DJI has unveiled a brand new drone, and unlike its previous consumer models, this one is designed to be used primarily through the company’s FPV goggles. It even says it in the name, it’s the DJI FPV. 

That means rather than strap your phone to the controller to use your phone as a screen, you strap the FPV goggles and see the camera feed directly through that, flying ‘on the nose’. 

Its design is radically different to any of the Mavic series too. The camera is placed higher up in the front of the nose, while the arms are completely rigid and can’t be folded away. 

Similarly, the body of the drone is much more bulbous and rounded at the front, moving away from the shark-nose angular look of the Mavic models. 

From a video perspective, it’s designed to capture high resolution imagery at fast frame rates, since the drone itself is also designed to be more nimble and quick moving. 

Here are some of the key video and photo specs: 

  • 8-megapixel 1/2.3-inch CMOS sensor
  • 4K – 3840×2160 at 50/60 fps
  • FHD – 1920×1080 at 50/60/100/120 fps
  • Maximum 150-degree field of view (at 50 or 100fps only)
  • 142-degree field of view at other frame rates
  • 120Mbps maximum bitrate
  • MP4/MOV video formats

A lot of the drone’s build and mechanics are there to enable its speed and power in flight. It has racing motors, so it’s speedy as heck.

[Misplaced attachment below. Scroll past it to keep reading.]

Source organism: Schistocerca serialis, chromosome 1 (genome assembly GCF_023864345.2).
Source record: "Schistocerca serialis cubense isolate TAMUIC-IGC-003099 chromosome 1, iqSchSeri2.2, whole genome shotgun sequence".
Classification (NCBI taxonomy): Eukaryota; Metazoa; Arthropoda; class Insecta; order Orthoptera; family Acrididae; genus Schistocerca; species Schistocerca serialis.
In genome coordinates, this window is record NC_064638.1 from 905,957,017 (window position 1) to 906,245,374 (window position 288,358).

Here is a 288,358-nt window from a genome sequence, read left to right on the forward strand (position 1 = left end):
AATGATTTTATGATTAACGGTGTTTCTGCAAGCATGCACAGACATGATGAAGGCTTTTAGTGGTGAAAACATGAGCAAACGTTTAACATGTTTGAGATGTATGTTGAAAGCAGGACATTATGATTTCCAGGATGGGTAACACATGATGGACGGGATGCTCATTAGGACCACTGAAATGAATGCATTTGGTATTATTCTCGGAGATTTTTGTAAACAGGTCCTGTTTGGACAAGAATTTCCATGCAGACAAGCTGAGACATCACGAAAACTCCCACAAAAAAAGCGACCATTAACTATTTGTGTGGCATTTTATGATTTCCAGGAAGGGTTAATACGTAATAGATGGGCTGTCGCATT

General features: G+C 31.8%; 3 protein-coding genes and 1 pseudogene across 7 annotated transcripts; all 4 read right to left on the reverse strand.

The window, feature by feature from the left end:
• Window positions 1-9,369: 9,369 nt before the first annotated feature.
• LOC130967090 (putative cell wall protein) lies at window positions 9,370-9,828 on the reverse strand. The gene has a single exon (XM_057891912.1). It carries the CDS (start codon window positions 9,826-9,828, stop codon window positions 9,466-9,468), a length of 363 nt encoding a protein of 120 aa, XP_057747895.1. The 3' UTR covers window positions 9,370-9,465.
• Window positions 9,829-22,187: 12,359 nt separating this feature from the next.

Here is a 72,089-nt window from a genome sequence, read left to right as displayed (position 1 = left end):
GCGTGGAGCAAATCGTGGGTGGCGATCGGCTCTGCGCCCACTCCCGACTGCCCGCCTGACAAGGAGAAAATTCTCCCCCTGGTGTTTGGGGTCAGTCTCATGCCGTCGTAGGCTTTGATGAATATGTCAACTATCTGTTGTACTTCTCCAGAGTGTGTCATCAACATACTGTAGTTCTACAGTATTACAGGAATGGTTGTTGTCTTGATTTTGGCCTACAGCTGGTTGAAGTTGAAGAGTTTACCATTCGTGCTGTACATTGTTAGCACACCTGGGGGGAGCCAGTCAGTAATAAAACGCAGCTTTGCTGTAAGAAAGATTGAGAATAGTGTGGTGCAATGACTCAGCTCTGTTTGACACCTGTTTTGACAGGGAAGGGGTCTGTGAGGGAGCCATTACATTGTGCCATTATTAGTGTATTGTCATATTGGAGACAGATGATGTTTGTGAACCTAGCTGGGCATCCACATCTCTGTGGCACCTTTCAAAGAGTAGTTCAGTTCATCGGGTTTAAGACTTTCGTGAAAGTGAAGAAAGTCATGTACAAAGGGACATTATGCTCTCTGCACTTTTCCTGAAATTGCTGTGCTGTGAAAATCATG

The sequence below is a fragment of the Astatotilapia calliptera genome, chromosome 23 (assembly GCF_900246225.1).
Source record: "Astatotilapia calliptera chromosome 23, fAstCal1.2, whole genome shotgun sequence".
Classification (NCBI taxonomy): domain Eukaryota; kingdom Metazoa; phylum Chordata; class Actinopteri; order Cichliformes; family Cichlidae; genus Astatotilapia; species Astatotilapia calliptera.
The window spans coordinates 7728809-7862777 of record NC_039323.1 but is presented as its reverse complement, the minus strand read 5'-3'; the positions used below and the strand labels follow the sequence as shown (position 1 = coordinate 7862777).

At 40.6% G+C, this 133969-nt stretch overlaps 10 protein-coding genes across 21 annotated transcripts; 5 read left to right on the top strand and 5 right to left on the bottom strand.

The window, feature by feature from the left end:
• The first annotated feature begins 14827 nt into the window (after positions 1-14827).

The drone can fly at speeds up to 39 metres per second, that’s about 87 miles-per-hour, although many countries around the world do restrict maximum speeds. Its accelleration is lightning quick too, and can go from 0-100kph (0-62mph) in just 2 seconds.   

Battery life sounds relatively reasonable at around 20 minutes, when flying at 40kph (25mph) in windless conditions. For those curious, it’s a 2000mAh battery in the back. 

It can survive in temperatures between -10 and 40 degrees Celsius with the ability to withstand wind up to 31 miles per hour too. 

As for range, it can fly up to 16.8-kilometres but the video transmission range between the drone and goggles maxes out at 10km. Plus, let’s not forget most regulations stated you need to be able to see the drone at all time. 

With that in mind, it’s also worth remembering, because the pilot has goggles strapped to their head you do need to fly it with a ‘spotter’ who can keep line-of-sight visual of the drone. 

DJI FPV is available to buy from today with the standard FPV combo – costing $1299 in the US, £1249 in the UK and €1349 in Europe – which includes the controller and the DJI FPV Goggles V2.

As is the norm for DJI, there’s also a ‘Fly More’ kit which gives you two extra batteries and a dedicated charging hub for £259/€279. There’s also an additional/new type of trigger-style controller called the ‘Motion Controller’ which will set you back £139/€149. 


Author: Cam Bunton Go to Source
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